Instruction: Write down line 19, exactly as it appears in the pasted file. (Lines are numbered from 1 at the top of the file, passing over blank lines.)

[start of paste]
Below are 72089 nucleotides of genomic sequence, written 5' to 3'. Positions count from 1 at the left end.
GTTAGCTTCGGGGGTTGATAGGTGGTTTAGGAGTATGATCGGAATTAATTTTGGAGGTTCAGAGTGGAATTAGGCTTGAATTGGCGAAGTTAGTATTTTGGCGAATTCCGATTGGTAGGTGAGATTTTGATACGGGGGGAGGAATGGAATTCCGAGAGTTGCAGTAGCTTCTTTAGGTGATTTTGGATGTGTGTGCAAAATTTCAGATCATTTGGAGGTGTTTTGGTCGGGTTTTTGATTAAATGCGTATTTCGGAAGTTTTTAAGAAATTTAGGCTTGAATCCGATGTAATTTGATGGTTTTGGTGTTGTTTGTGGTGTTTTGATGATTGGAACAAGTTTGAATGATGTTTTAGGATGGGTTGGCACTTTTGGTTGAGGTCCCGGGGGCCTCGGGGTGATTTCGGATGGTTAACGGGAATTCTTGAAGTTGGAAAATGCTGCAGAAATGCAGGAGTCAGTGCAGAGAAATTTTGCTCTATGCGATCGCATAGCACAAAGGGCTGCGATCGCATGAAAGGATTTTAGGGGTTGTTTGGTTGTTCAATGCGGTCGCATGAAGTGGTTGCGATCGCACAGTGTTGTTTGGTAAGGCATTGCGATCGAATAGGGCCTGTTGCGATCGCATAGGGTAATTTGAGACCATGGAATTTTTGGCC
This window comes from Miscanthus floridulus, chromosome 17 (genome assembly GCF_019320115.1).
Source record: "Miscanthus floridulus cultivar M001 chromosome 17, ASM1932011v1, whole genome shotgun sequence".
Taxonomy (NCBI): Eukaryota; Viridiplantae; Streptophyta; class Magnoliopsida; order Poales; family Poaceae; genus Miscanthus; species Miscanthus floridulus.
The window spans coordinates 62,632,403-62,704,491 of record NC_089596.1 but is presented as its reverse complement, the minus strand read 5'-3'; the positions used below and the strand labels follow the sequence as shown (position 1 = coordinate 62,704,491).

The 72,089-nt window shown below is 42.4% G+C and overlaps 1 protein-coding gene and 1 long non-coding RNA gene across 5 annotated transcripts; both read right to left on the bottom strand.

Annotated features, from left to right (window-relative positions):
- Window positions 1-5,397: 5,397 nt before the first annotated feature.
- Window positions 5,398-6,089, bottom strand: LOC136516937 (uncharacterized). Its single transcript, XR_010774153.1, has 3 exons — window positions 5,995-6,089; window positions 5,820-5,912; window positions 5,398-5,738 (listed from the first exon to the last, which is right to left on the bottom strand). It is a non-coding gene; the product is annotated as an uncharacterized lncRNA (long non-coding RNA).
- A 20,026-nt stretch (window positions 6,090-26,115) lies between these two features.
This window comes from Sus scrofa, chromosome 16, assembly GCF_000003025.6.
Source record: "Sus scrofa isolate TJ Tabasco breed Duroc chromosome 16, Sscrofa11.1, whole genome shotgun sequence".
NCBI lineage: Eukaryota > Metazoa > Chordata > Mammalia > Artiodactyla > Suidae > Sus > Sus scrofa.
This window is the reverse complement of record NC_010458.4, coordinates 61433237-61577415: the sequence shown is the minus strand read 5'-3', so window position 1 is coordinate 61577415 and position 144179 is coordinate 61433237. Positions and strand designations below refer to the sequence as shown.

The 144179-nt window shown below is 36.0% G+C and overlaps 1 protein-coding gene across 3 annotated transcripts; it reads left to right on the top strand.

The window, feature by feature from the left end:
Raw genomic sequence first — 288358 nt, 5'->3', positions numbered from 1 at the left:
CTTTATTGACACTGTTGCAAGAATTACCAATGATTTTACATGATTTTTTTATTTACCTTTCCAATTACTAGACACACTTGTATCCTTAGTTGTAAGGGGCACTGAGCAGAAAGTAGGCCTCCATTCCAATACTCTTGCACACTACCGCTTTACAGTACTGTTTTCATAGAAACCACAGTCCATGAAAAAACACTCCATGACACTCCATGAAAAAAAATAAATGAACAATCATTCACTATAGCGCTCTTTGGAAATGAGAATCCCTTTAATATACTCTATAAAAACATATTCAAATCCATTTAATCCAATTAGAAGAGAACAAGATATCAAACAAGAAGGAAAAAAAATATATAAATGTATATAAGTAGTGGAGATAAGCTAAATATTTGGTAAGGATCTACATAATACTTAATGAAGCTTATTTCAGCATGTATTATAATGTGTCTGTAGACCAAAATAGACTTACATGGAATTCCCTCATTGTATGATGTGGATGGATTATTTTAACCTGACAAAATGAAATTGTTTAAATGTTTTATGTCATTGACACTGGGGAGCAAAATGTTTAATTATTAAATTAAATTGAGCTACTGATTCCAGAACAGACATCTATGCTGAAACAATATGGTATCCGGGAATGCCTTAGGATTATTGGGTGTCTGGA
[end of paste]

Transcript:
CTTTATTGACACTGTTGCAAGAATTACCAATGATTTTACATGATTTTTTTATTTACCTTTCCAATTACTAGACACACTTGTATCCTTAGTTGTAAGGGGCACTGAGCAGAAAGTAGGCCTCCATTCCAATACTCTTGCACACTACCGCTTTACAGTACTGTTTTCATAGAAACCACAGTCCATGAAAAAACACTCCATGACACTCCATGAAAAAAAATAAATGAACAATCATTCACTATAGCGCTCTTTGGAAATGAGAATCCCTTTAATATACTCTATAAAAACATATTCAAATCCATTTAATCCAATTAGAAGAGAACAAGATATCAAACAAGAAGGAAAAAAAATATATAAATGTATATAAGTAGTGGAGATAAGCTAAATATTTGGTAAGGATCTACATAATACTTAATGAAGCTTATTTCAGCATGTATTATAATGTGTCTGTAGACCAAAATAGACTTACATGGAATTCCCTCATTGTATGATGTGGATGGATTATTTTAACCTGACAAAATGAAATTGTTTAAATGTTTTATGTCATTGACACTGGGGAGCAAAATGTTTAATTATTAAATTAAATTGAGCTACTGATTCCAGAACAGACATCTATGCTGAAACAATATGGTATCCGGGAATGCCTTAGGATTATTGGGTGTCTGGA